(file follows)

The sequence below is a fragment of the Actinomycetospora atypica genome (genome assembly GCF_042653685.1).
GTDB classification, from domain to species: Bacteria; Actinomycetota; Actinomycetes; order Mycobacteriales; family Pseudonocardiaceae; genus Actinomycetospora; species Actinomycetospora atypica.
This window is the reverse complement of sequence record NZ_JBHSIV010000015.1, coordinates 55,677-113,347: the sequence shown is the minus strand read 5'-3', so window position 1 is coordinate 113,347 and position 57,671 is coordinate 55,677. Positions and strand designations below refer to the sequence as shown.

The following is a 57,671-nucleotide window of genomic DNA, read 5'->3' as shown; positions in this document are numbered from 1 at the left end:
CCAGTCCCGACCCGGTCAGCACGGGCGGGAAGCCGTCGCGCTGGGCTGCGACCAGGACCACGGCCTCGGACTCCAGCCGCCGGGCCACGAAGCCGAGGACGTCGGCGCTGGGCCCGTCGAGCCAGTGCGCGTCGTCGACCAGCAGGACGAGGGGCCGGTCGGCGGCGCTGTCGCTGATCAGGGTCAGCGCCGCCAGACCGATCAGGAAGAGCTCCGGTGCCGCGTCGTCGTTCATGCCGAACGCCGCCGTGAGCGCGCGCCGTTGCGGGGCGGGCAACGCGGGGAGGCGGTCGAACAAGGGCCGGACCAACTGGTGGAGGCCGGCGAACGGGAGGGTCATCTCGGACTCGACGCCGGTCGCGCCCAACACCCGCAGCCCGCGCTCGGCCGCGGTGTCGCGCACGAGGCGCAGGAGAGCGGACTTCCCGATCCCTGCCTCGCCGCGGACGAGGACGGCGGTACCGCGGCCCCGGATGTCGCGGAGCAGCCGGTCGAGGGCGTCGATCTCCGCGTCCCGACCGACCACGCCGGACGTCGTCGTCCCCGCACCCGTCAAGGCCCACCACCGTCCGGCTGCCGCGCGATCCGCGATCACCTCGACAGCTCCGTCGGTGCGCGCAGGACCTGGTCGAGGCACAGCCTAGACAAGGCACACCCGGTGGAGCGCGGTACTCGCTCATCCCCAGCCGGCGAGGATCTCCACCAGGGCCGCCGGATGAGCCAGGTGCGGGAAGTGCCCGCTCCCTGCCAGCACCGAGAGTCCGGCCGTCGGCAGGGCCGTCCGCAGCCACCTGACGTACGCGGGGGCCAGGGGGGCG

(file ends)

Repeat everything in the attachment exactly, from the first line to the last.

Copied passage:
The sequence below is a fragment of the Actinomycetospora atypica genome (genome assembly GCF_042653685.1).
GTDB classification, from domain to species: Bacteria; Actinomycetota; Actinomycetes; order Mycobacteriales; family Pseudonocardiaceae; genus Actinomycetospora; species Actinomycetospora atypica.
This window is the reverse complement of sequence record NZ_JBHSIV010000015.1, coordinates 55,677-113,347: the sequence shown is the minus strand read 5'-3', so window position 1 is coordinate 113,347 and position 57,671 is coordinate 55,677. Positions and strand designations below refer to the sequence as shown.

The following is a 57,671-nucleotide window of genomic DNA, read 5'->3' as shown; positions in this document are numbered from 1 at the left end:
CCAGTCCCGACCCGGTCAGCACGGGCGGGAAGCCGTCGCGCTGGGCTGCGACCAGGACCACGGCCTCGGACTCCAGCCGCCGGGCCACGAAGCCGAGGACGTCGGCGCTGGGCCCGTCGAGCCAGTGCGCGTCGTCGACCAGCAGGACGAGGGGCCGGTCGGCGGCGCTGTCGCTGATCAGGGTCAGCGCCGCCAGACCGATCAGGAAGAGCTCCGGTGCCGCGTCGTCGTTCATGCCGAACGCCGCCGTGAGCGCGCGCCGTTGCGGGGCGGGCAACGCGGGGAGGCGGTCGAACAAGGGCCGGACCAACTGGTGGAGGCCGGCGAACGGGAGGGTCATCTCGGACTCGACGCCGGTCGCGCCCAACACCCGCAGCCCGCGCTCGGCCGCGGTGTCGCGCACGAGGCGCAGGAGAGCGGACTTCCCGATCCCTGCCTCGCCGCGGACGAGGACGGCGGTACCGCGGCCCCGGATGTCGCGGAGCAGCCGGTCGAGGGCGTCGATCTCCGCGTCCCGACCGACCACGCCGGACGTCGTCGTCCCCGCACCCGTCAAGGCCCACCACCGTCCGGCTGCCGCGCGATCCGCGATCACCTCGACAGCTCCGTCGGTGCGCGCAGGACCTGGTCGAGGCACAGCCTAGACAAGGCACACCCGGTGGAGCGCGGTACTCGCTCATCCCCAGCCGGCGAGGATCTCCACCAGGGCCGCCGGATGAGCCAGGTGCGGGAAGTGCCCGCTCCCTGCCAGCACCGAGAGTCCGGCCGTCGGCAGGGCCGTCCGCAGCCACCTGACGTACGCGGGGGCCAGGGGGGCG